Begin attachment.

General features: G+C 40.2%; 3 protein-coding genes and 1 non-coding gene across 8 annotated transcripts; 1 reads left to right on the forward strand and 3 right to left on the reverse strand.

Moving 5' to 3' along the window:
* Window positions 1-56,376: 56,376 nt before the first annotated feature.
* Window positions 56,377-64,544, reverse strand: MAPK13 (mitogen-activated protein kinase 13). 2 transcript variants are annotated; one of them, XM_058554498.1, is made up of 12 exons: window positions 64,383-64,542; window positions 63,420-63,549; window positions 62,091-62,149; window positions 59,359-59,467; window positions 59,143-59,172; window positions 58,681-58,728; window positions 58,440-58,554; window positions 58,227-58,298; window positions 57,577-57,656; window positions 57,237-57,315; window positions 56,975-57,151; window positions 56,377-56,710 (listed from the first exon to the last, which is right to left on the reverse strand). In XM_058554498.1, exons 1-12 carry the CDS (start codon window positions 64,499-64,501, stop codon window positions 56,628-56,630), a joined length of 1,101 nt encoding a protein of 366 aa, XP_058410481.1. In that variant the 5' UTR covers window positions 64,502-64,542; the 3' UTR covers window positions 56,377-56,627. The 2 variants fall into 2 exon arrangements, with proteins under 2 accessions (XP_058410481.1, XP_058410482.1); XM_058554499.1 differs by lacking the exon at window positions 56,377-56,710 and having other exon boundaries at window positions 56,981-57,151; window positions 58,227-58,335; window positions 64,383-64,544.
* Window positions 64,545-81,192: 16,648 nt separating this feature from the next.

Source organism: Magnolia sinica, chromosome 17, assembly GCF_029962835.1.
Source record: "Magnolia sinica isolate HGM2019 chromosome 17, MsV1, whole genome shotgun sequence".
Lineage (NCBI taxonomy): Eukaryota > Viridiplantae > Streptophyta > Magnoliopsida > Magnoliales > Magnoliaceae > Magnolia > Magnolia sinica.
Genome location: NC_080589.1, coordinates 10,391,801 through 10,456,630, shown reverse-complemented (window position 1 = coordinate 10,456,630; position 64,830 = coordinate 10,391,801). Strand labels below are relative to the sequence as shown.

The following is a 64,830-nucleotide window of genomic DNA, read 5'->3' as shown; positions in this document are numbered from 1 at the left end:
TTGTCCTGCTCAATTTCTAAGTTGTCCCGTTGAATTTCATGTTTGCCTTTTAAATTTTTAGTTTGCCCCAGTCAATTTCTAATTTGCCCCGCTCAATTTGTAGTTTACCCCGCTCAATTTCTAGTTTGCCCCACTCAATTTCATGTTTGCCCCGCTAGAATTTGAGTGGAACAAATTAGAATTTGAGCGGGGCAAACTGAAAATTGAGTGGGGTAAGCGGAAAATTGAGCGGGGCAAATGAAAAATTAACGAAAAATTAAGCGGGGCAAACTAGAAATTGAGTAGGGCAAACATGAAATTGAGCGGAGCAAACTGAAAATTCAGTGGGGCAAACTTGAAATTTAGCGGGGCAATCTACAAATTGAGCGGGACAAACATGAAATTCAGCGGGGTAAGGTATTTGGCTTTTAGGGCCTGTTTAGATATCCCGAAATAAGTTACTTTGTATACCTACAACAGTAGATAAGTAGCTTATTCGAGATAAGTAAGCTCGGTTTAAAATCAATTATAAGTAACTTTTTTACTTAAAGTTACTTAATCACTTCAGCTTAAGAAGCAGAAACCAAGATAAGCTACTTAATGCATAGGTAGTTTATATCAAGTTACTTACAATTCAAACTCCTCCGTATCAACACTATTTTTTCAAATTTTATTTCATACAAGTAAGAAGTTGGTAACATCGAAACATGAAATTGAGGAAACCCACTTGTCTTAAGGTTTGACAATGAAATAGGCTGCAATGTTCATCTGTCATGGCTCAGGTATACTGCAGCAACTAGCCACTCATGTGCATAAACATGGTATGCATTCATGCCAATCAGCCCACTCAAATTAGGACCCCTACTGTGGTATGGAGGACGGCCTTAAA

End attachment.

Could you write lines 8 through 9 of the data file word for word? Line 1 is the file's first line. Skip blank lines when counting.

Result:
Lineage (NCBI taxonomy): Eukaryota > Viridiplantae > Streptophyta > Magnoliopsida > Magnoliales > Magnoliaceae > Magnolia > Magnolia sinica.
Genome location: NC_080589.1, coordinates 10,391,801 through 10,456,630, shown reverse-complemented (window position 1 = coordinate 10,456,630; position 64,830 = coordinate 10,391,801). Strand labels below are relative to the sequence as shown.